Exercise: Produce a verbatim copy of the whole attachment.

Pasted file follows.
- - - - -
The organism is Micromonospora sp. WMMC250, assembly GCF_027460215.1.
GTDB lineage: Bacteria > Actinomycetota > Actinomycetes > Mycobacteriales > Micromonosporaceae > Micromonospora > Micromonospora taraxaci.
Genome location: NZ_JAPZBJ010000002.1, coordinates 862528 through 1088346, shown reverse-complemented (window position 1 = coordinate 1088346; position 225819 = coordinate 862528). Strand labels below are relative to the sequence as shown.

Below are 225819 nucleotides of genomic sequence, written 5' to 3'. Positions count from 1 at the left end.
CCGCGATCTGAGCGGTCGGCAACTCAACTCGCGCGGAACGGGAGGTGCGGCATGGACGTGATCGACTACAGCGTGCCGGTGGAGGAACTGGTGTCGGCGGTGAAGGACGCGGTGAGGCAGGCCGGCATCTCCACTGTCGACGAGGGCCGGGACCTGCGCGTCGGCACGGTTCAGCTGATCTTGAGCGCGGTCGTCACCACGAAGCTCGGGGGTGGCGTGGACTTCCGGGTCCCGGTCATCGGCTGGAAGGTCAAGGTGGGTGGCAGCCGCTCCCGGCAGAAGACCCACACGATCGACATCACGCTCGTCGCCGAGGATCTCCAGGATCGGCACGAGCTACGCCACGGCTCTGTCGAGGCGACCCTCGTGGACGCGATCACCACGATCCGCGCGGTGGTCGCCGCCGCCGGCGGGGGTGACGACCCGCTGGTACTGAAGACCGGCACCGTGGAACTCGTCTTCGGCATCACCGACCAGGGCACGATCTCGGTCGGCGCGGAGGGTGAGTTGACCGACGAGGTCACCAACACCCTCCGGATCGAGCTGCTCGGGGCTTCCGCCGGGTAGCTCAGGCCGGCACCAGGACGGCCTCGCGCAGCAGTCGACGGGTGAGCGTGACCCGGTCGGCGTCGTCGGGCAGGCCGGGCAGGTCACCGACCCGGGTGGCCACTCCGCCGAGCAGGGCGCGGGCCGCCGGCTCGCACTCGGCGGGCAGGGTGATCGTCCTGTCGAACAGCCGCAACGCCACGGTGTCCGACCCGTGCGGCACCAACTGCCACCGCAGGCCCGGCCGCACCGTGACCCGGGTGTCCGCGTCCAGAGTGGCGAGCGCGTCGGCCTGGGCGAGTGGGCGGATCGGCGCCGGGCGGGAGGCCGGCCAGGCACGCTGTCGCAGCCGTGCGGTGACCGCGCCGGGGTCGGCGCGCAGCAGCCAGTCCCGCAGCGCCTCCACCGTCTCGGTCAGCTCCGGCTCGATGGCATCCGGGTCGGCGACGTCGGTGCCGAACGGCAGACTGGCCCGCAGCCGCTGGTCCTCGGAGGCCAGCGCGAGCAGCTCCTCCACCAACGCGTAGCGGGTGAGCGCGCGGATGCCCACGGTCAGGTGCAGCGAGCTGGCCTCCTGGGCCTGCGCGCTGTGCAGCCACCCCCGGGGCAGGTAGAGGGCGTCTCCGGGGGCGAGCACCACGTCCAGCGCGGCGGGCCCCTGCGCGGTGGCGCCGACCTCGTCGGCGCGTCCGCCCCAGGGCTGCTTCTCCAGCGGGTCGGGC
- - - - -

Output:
The organism is Micromonospora sp. WMMC250, assembly GCF_027460215.1.
GTDB lineage: Bacteria > Actinomycetota > Actinomycetes > Mycobacteriales > Micromonosporaceae > Micromonospora > Micromonospora taraxaci.
Genome location: NZ_JAPZBJ010000002.1, coordinates 862528 through 1088346, shown reverse-complemented (window position 1 = coordinate 1088346; position 225819 = coordinate 862528). Strand labels below are relative to the sequence as shown.

Below are 225819 nucleotides of genomic sequence, written 5' to 3'. Positions count from 1 at the left end.
CCGCGATCTGAGCGGTCGGCAACTCAACTCGCGCGGAACGGGAGGTGCGGCATGGACGTGATCGACTACAGCGTGCCGGTGGAGGAACTGGTGTCGGCGGTGAAGGACGCGGTGAGGCAGGCCGGCATCTCCACTGTCGACGAGGGCCGGGACCTGCGCGTCGGCACGGTTCAGCTGATCTTGAGCGCGGTCGTCACCACGAAGCTCGGGGGTGGCGTGGACTTCCGGGTCCCGGTCATCGGCTGGAAGGTCAAGGTGGGTGGCAGCCGCTCCCGGCAGAAGACCCACACGATCGACATCACGCTCGTCGCCGAGGATCTCCAGGATCGGCACGAGCTACGCCACGGCTCTGTCGAGGCGACCCTCGTGGACGCGATCACCACGATCCGCGCGGTGGTCGCCGCCGCCGGCGGGGGTGACGACCCGCTGGTACTGAAGACCGGCACCGTGGAACTCGTCTTCGGCATCACCGACCAGGGCACGATCTCGGTCGGCGCGGAGGGTGAGTTGACCGACGAGGTCACCAACACCCTCCGGATCGAGCTGCTCGGGGCTTCCGCCGGGTAGCTCAGGCCGGCACCAGGACGGCCTCGCGCAGCAGTCGACGGGTGAGCGTGACCCGGTCGGCGTCGTCGGGCAGGCCGGGCAGGTCACCGACCCGGGTGGCCACTCCGCCGAGCAGGGCGCGGGCCGCCGGCTCGCACTCGGCGGGCAGGGTGATCGTCCTGTCGAACAGCCGCAACGCCACGGTGTCCGACCCGTGCGGCACCAACTGCCACCGCAGGCCCGGCCGCACCGTGACCCGGGTGTCCGCGTCCAGAGTGGCGAGCGCGTCGGCCTGGGCGAGTGGGCGGATCGGCGCCGGGCGGGAGGCCGGCCAGGCACGCTGTCGCAGCCGTGCGGTGACCGCGCCGGGGTCGGCGCGCAGCAGCCAGTCCCGCAGCGCCTCCACCGTCTCGGTCAGCTCCGGCTCGATGGCATCCGGGTCGGCGACGTCGGTGCCGAACGGCAGACTGGCCCGCAGCCGCTGGTCCTCGGAGGCCAGCGCGAGCAGCTCCTCCACCAACGCGTAGCGGGTGAGCGCGCGGATGCCCACGGTCAGGTGCAGCGAGCTGGCCTCCTGGGCCTGCGCGCTGTGCAGCCACCCCCGGGGCAGGTAGAGGGCGTCTCCGGGGGCGAGCACCACGTCCAGCGCGGCGGGCCCCTGCGCGGTGGCGCCGACCTCGTCGGCGCGTCCGCCCCAGGGCTGCTTCTCCAGCGGGTCGGGC